GUTS

GUTS holds open practices for outside students to join. 

The lesson of the night at Gonzaga University Theater Sports (GUTS) practice was objective. What is the goal? What is the game? And what is The Game? This means what is the performer(s) personal goal of the game, what are the technical aspects of the game and how do you make people laugh during the game, respectively.

Even though the improvisers of GUTS cannot perform in front of the Gonzaga community this year they can still practice. And the objective of these practices are to seize the opportunity to perfect their comedy and come together as community. 

“You would think ‘Oh, no shows there’s no point,’” said Dillon Shipley, GUTS sergeant-at-arms. “But, what a lot of people don’t realize is that improv is a skill. You get better the more you do it. So, to put a whole positive spin on what’s happening right now is that we get to improve so much because we’re not distracted by shows.” 

During practice they are able to give criticism after games and work on the fundamentals of improv Shipley said.

“That’s a really positive thing for me,” Shipley said. “Especially last semester with new people and people just getting into improv I can look at them and say ‘Oh damn you’re funny.’ It’s a really nice thing to see.”

However, there have been challenges. Due to COVID-19 guidelines the members of GUTS have had to adapt or drop games.

“It limits a lot of the games that we play,” said Dominic Agudelo, the treasure of GUTS. “Like the game Hands Through. Basically you have to do an improv scene, but someone will stand behind you and do your hand movements for you. It’s a fun gag but a lot of our list of games we had to cut from our practices because they are not safe.”

The face mask requirement has proved to be an interesting challenge since facial expressions make up a big part of comedy.

“Facial expressions are something I worried about,” Agudelo said. “Maybe that sounds small but it can add so much to how your physicality and your character goes. One of the things that’s so heartening about this is that despite that it has changed so many games and we have to wear masks all the time, in spite of that we still have a great time.”

This semester the group has been able to move back into their old stomping grounds: the Jundt Auditorium, after practicing outside and in College Hall.

One night when they were practicing in College Hall Thayne McCulloh, president of GU, popped in to see what they were up to. 

“Thayne’s office is on that floor and it’s not our usual practice space so I’m sure he heard a bunch of teens rowdily yelling and shouting and he came in to make sure no one was dying," said Evelyn Elston, the social chairperson of GUTS. "I guess we’re not teens. It was really funny, and he posted about it on Twitter. So, even when we’re not having shows it was fun to get that moment of recognition.”

One constant throughout the history of GUTS has been the bond between the performers. Many of them citing the group as a family to them.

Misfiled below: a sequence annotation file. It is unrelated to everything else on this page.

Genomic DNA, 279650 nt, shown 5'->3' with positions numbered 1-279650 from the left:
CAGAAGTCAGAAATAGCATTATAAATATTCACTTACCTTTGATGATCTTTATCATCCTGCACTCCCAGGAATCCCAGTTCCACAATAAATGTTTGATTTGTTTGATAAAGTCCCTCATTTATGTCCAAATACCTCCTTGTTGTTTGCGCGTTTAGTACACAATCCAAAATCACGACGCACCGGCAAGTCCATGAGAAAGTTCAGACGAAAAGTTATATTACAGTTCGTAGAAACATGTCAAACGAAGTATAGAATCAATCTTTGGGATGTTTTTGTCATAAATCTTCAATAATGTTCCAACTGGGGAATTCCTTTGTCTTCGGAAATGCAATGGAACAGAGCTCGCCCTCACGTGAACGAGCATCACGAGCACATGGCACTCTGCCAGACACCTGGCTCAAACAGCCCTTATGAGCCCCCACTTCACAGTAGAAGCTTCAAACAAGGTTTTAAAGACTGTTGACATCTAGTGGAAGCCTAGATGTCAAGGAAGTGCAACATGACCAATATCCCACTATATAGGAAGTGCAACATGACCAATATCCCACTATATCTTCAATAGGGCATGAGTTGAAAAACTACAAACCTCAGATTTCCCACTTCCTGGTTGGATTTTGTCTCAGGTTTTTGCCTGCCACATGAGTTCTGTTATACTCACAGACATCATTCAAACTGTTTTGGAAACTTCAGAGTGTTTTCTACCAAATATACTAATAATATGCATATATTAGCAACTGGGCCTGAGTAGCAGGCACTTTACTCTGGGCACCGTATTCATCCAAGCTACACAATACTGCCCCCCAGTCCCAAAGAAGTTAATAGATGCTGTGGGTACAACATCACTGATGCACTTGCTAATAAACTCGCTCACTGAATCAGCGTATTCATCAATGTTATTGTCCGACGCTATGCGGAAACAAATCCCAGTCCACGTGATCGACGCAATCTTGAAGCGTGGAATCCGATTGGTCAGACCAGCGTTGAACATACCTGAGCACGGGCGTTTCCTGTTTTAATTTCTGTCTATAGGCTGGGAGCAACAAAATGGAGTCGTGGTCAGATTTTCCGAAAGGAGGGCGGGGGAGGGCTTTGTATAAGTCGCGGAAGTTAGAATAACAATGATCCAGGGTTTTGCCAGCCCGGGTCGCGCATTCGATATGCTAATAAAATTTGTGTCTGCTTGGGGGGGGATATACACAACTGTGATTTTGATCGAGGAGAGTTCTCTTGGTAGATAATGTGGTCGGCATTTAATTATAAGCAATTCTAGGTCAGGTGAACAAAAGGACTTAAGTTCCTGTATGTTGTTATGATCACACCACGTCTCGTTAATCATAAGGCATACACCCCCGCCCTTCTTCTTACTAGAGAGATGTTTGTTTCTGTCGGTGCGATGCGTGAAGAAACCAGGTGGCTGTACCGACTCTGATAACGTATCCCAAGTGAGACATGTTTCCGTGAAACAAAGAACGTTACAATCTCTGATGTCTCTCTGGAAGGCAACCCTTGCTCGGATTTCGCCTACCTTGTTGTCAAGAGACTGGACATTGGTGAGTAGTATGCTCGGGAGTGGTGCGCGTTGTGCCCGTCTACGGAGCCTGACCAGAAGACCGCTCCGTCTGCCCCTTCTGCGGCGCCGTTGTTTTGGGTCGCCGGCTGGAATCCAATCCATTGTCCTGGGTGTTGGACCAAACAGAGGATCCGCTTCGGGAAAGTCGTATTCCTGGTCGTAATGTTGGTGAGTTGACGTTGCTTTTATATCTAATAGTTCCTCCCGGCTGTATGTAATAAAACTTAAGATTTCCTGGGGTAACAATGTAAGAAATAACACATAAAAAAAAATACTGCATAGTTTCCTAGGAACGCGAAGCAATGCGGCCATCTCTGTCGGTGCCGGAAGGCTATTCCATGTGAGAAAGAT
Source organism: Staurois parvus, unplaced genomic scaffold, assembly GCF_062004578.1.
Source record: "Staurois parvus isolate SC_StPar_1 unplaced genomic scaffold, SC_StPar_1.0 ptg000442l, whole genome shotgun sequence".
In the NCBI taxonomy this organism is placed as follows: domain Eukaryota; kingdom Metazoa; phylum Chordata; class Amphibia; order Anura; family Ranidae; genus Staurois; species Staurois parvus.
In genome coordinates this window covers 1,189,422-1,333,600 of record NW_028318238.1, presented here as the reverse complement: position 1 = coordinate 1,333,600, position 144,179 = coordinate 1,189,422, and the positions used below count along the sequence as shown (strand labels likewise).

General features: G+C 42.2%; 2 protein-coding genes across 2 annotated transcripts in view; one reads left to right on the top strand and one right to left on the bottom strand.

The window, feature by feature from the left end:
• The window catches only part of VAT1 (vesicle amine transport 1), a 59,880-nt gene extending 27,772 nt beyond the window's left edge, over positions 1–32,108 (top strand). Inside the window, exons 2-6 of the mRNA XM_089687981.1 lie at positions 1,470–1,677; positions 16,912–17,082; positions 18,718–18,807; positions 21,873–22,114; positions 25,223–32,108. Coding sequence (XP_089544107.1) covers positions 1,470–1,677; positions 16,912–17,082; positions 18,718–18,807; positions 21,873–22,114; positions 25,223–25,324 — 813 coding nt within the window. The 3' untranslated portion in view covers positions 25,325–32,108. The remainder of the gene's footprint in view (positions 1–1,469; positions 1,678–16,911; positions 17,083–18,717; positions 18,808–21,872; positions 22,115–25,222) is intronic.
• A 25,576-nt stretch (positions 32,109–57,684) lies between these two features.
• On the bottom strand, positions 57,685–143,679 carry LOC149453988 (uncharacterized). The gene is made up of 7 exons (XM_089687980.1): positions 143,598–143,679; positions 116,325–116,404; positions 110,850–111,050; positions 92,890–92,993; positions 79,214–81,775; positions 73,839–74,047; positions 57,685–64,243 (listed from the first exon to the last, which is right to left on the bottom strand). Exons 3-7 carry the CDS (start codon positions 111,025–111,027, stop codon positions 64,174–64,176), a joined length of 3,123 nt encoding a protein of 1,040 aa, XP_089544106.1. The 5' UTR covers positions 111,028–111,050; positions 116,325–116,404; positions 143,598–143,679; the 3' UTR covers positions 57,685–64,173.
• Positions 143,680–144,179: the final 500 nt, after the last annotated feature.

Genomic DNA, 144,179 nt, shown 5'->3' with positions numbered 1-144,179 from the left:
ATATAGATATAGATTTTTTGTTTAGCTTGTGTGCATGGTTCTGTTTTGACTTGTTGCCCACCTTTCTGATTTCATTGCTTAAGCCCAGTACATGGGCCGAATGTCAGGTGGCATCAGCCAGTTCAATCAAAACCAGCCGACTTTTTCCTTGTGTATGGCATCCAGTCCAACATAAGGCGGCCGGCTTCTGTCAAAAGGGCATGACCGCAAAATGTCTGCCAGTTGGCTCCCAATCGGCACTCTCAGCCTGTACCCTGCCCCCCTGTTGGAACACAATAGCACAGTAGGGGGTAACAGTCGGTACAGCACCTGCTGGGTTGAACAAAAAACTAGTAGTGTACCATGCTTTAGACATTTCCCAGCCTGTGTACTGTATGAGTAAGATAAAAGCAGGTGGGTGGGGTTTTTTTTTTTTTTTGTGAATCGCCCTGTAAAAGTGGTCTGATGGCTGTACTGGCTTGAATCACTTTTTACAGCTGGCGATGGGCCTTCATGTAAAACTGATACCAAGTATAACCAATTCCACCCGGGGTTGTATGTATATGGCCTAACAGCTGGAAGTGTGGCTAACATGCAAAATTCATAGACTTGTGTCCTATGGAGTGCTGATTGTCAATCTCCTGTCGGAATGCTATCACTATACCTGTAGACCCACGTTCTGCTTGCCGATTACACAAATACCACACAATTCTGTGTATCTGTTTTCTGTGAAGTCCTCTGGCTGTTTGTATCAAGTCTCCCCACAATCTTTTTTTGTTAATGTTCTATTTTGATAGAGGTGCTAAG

“I really want to speak to how incredible the community has been,” Elston said. “At least in my experience I’ve always felt very welcomed by everyone in GUTS and that’s what keeps me coming back, that’s why I wanted to be on council. It’s great that we all do improv together but we’re also a community who genuinely cares for each other and wants to keep each other healthy and wants to see each other every week.”

Along with great comedic timing the life lessons learned and the friendships made are why members of GUTS love it so much.

“Not only is GUTS one of my primary forms of entertainment during the pandemic and also just a break from constant Zoom classes and homework," said Scott Sunseri, a sophomore and member of GUTS. "It’s also really helped me develop as an individual in ways I never thought improv would,"  "I’ve really noticed that my communication skills with other people have improved."

“Watching other people is a really good learning experience for what I can do better and hearing the criticism about what I did well and can do better next time is a really great experience not only to learn how to be funnier it has real world applications that have really helped me in my life,” Sunseri said.

GUTS welcomes anyone who is interested to join their practices not just to perform but to watch as well.

“Our practices are open for a reason,” Elston said. “Maybe someone wants to come watch a couple practices before they start participating or maybe we have three guys in the back who come every single practice and don’t play but they’re still a part of our community. We’re still friends with them, we still value them.” 

While everyone is welcome, what is not welcome is outside troubles especially when it comes to the pandemic.

“It feels like an unspoken thing to me because a lot of our scenes in nature are so fantastic and absurd by themselves that there isn’t a need to joke about something like [COVID-19],” Agudelo said. “I guess in a weird way it makes us feel normal for the small time that we are here.”

For 90 minutes every Tuesday and Thursday at 9:30 p.m. the members of GUTS and anyone who would like to check out improv gathers to practice their comedy and laugh with their community.   

“Not to hype us up or anything but when we are able to do shows again these guys are so funny it’s going to blow everyone on campus away," Elston said. "Everybody has improved so much. I’ve seen so much improvement by people in this group and I gotta say if anyone is thinking about joining GUTS the pandemic is a great time to learn how to get funny because as soon as everybody gets back all of the sudden you’re super funny.”

Riley Utley is a copy editor. Follow her on Twitter: @rileyutley.

Editor-in-Chief

Major: Journalism I came to work at The Bulletin to gain valuable skills in reporting and editing to enhance my work as a journalist.

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